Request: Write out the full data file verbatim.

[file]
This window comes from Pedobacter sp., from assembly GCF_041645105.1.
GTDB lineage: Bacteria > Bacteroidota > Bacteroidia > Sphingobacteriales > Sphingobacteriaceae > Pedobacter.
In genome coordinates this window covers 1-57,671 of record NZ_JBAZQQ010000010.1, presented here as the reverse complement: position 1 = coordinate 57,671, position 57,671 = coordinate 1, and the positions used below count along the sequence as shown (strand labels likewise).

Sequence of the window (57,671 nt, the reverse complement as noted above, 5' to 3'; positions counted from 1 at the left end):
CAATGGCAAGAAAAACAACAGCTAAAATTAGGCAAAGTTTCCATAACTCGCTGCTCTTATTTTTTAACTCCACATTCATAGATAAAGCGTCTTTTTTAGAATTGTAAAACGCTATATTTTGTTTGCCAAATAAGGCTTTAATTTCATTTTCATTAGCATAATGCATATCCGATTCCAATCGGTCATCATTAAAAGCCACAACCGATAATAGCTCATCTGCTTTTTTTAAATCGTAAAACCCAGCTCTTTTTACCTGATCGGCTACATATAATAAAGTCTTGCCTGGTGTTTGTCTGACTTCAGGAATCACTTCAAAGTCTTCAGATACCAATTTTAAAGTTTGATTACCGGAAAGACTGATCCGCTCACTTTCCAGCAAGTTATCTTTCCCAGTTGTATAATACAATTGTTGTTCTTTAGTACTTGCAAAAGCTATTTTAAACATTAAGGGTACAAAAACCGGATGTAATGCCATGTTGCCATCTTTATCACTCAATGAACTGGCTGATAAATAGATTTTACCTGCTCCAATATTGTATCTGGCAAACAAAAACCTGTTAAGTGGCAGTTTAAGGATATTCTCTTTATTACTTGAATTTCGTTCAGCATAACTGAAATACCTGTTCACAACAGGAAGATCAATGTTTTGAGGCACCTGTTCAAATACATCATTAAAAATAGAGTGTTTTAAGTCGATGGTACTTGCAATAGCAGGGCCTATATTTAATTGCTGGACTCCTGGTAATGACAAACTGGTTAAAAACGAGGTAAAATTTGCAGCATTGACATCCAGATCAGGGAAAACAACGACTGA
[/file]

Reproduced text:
This window comes from Pedobacter sp., from assembly GCF_041645105.1.
GTDB lineage: Bacteria > Bacteroidota > Bacteroidia > Sphingobacteriales > Sphingobacteriaceae > Pedobacter.
In genome coordinates this window covers 1-57,671 of record NZ_JBAZQQ010000010.1, presented here as the reverse complement: position 1 = coordinate 57,671, position 57,671 = coordinate 1, and the positions used below count along the sequence as shown (strand labels likewise).

Sequence of the window (57,671 nt, the reverse complement as noted above, 5' to 3'; positions counted from 1 at the left end):
CAATGGCAAGAAAAACAACAGCTAAAATTAGGCAAAGTTTCCATAACTCGCTGCTCTTATTTTTTAACTCCACATTCATAGATAAAGCGTCTTTTTTAGAATTGTAAAACGCTATATTTTGTTTGCCAAATAAGGCTTTAATTTCATTTTCATTAGCATAATGCATATCCGATTCCAATCGGTCATCATTAAAAGCCACAACCGATAATAGCTCATCTGCTTTTTTTAAATCGTAAAACCCAGCTCTTTTTACCTGATCGGCTACATATAATAAAGTCTTGCCTGGTGTTTGTCTGACTTCAGGAATCACTTCAAAGTCTTCAGATACCAATTTTAAAGTTTGATTACCGGAAAGACTGATCCGCTCACTTTCCAGCAAGTTATCTTTCCCAGTTGTATAATACAATTGTTGTTCTTTAGTACTTGCAAAAGCTATTTTAAACATTAAGGGTACAAAAACCGGATGTAATGCCATGTTGCCATCTTTATCACTCAATGAACTGGCTGATAAATAGATTTTACCTGCTCCAATATTGTATCTGGCAAACAAAAACCTGTTAAGTGGCAGTTTAAGGATATTCTCTTTATTACTTGAATTTCGTTCAGCATAACTGAAATACCTGTTCACAACAGGAAGATCAATGTTTTGAGGCACCTGTTCAAATACATCATTAAAAATAGAGTGTTTTAAGTCGATGGTACTTGCAATAGCAGGGCCTATATTTAATTGCTGGACTCCTGGTAATGACAAACTGGTTAAAAACGAGGTAAAATTTGCAGCATTGACATCCAGATCAGGGAAAACAACGACTGA